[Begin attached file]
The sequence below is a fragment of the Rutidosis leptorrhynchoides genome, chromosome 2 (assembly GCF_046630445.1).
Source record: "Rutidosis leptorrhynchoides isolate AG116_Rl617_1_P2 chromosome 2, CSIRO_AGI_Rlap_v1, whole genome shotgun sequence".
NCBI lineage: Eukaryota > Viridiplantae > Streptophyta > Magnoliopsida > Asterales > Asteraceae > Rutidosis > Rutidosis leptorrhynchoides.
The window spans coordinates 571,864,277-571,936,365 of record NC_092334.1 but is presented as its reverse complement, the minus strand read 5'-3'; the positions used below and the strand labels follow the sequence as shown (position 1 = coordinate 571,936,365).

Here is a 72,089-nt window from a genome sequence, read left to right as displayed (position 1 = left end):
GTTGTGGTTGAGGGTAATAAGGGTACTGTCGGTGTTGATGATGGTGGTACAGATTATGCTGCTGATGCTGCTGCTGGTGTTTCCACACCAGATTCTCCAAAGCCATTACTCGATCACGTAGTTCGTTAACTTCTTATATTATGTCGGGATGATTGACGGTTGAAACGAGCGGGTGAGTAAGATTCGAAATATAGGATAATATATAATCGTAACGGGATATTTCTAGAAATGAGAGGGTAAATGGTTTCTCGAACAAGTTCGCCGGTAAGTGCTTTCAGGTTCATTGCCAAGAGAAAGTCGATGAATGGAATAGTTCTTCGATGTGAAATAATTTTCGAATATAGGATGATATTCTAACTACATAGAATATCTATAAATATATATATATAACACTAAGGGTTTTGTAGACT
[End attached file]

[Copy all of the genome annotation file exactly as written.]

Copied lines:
The sequence below is a fragment of the Rutidosis leptorrhynchoides genome, chromosome 2 (assembly GCF_046630445.1).
Source record: "Rutidosis leptorrhynchoides isolate AG116_Rl617_1_P2 chromosome 2, CSIRO_AGI_Rlap_v1, whole genome shotgun sequence".
NCBI lineage: Eukaryota > Viridiplantae > Streptophyta > Magnoliopsida > Asterales > Asteraceae > Rutidosis > Rutidosis leptorrhynchoides.
The window spans coordinates 571,864,277-571,936,365 of record NC_092334.1 but is presented as its reverse complement, the minus strand read 5'-3'; the positions used below and the strand labels follow the sequence as shown (position 1 = coordinate 571,936,365).

Here is a 72,089-nt window from a genome sequence, read left to right as displayed (position 1 = left end):
GTTGTGGTTGAGGGTAATAAGGGTACTGTCGGTGTTGATGATGGTGGTACAGATTATGCTGCTGATGCTGCTGCTGGTGTTTCCACACCAGATTCTCCAAAGCCATTACTCGATCACGTAGTTCGTTAACTTCTTATATTATGTCGGGATGATTGACGGTTGAAACGAGCGGGTGAGTAAGATTCGAAATATAGGATAATATATAATCGTAACGGGATATTTCTAGAAATGAGAGGGTAAATGGTTTCTCGAACAAGTTCGCCGGTAAGTGCTTTCAGGTTCATTGCCAAGAGAAAGTCGATGAATGGAATAGTTCTTCGATGTGAAATAATTTTCGAATATAGGATGATATTCTAACTACATAGAATATCTATAAATATATATATATAACACTAAGGGTTTTGTAGACT